For Jeremy Stevens, these are his former drug haunts. Steven says many of the homes are inhabited by people who abuse and deal prescription painkillers.

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The Torch
2:54 pm
Wed July 25, 2012

Athletes And The Foods They Eat: Don't Try This At Home

Olympic athletes are different from you and me. For instance, they're among the most highly trained and well-muscled people on earth. For another, they have to eat an insane amount of food to keep their high-powered engines running.

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Mountain Stage
2:49 pm
Wed July 25, 2012

Kathleen Edwards On Mountain Stage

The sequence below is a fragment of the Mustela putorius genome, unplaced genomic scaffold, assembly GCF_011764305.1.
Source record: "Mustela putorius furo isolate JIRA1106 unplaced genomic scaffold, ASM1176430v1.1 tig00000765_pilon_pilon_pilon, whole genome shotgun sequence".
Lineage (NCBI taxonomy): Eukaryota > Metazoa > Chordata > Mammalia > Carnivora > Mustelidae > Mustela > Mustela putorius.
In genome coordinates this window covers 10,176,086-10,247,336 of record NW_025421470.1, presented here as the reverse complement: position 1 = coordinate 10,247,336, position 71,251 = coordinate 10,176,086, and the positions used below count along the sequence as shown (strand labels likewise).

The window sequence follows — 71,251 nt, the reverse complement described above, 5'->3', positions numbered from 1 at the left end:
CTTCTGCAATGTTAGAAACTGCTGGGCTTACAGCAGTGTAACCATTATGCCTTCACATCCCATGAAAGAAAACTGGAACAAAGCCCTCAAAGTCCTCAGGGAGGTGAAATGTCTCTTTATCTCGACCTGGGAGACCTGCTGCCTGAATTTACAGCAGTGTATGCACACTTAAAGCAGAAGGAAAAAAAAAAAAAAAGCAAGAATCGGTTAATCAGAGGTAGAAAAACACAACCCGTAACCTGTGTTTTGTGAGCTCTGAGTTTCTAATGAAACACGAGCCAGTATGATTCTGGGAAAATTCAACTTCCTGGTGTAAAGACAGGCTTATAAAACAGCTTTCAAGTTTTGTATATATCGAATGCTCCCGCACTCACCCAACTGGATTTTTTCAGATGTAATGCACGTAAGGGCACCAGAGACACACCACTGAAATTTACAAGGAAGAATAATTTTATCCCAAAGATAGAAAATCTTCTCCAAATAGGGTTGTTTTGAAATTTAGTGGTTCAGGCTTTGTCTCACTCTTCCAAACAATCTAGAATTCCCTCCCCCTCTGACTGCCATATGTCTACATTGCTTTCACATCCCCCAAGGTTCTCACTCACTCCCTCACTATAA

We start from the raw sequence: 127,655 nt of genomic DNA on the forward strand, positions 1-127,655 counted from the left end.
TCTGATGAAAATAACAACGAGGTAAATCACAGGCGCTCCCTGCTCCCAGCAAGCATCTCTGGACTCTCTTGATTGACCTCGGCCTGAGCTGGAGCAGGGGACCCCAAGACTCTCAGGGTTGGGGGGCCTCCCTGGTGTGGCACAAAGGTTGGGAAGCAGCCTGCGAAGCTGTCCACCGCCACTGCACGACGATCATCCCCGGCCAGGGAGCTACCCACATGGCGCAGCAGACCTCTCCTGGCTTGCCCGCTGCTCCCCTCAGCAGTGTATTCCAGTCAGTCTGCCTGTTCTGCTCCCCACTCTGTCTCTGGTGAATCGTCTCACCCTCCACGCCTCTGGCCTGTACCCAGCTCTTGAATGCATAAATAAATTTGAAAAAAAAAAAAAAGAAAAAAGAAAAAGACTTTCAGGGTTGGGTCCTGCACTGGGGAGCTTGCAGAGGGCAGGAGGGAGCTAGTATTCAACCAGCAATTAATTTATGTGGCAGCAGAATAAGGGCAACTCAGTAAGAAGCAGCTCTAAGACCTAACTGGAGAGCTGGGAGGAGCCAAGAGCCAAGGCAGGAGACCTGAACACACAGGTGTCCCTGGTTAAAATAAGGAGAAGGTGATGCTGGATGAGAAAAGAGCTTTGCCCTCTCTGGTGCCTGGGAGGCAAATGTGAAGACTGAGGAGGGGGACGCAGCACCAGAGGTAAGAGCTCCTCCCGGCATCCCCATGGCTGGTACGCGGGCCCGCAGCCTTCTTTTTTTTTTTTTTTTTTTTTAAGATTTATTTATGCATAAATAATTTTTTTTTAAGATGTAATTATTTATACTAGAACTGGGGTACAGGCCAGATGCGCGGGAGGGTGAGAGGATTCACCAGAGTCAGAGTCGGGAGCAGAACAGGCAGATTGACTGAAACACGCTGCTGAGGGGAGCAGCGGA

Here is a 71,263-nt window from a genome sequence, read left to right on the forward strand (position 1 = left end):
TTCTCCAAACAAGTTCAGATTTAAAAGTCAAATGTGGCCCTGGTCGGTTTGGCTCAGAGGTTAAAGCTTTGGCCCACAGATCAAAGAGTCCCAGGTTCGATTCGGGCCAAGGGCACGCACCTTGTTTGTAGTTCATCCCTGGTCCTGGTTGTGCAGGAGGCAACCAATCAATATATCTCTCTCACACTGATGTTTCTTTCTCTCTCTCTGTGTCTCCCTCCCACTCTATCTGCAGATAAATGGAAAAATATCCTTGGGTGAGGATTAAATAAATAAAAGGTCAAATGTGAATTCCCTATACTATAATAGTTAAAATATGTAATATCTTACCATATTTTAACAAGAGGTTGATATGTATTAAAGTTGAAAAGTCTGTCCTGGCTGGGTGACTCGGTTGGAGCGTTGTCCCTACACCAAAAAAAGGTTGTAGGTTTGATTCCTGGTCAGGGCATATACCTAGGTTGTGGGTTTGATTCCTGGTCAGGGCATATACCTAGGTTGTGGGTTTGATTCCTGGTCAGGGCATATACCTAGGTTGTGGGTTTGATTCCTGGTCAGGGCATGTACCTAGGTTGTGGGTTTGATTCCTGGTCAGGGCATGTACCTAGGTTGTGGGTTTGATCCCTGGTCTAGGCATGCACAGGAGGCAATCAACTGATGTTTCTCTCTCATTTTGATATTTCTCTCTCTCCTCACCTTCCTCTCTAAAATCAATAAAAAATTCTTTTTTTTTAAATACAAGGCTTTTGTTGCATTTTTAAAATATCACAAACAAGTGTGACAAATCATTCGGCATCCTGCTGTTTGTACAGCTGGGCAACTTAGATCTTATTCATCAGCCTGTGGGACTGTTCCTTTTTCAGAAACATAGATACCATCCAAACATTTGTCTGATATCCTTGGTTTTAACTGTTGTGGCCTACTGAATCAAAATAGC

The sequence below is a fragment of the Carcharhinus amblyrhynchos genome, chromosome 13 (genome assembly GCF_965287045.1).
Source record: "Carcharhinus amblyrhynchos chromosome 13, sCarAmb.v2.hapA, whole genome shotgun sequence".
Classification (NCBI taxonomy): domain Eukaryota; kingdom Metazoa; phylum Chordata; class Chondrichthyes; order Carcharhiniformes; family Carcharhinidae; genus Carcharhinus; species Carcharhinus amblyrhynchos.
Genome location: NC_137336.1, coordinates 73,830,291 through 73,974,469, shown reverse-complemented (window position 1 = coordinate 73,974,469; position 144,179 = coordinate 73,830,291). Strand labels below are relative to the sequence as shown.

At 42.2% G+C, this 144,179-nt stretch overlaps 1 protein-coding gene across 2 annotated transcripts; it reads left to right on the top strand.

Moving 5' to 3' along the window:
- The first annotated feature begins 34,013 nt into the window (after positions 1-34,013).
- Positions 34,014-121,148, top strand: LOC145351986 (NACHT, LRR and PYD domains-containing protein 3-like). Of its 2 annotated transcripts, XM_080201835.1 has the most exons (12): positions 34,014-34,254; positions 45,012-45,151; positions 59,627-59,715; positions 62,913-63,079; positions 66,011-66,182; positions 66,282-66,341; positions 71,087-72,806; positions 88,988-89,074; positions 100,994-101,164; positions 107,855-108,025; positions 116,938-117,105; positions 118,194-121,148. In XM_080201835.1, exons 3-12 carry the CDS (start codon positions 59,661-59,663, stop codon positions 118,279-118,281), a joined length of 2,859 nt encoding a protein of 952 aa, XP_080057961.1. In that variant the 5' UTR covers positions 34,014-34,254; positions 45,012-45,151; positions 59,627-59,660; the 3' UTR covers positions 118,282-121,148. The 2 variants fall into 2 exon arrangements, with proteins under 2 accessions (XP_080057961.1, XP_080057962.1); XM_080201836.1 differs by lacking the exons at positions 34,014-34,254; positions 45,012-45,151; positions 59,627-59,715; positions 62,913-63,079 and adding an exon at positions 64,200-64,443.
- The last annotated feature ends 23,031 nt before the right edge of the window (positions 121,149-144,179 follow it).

Kathleen Edwards performs on Mountain Stage.
Brian Blauser Mountain Stage

Originally published on Thu July 26, 2012 3:04 pm

Now one of the most respected singer-songwriters in the business, Kathleen Edwards released her second album, Back to Me, just months before this Mountain Stage performance in West Virginia in June 2005.

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A Blog Supreme
2:46 pm
Wed July 25, 2012

Art Imitates Life, And Vice Versa: Christian Scott And 'Treme'

Christian Scott (left, playing himself) and Rob Brown (playing Delmond Lambreaux) perform at Jazz at Lincoln Center in the program Treme.
Paul Schiraldi HBO

Originally published on Tue September 18, 2012 4:14 pm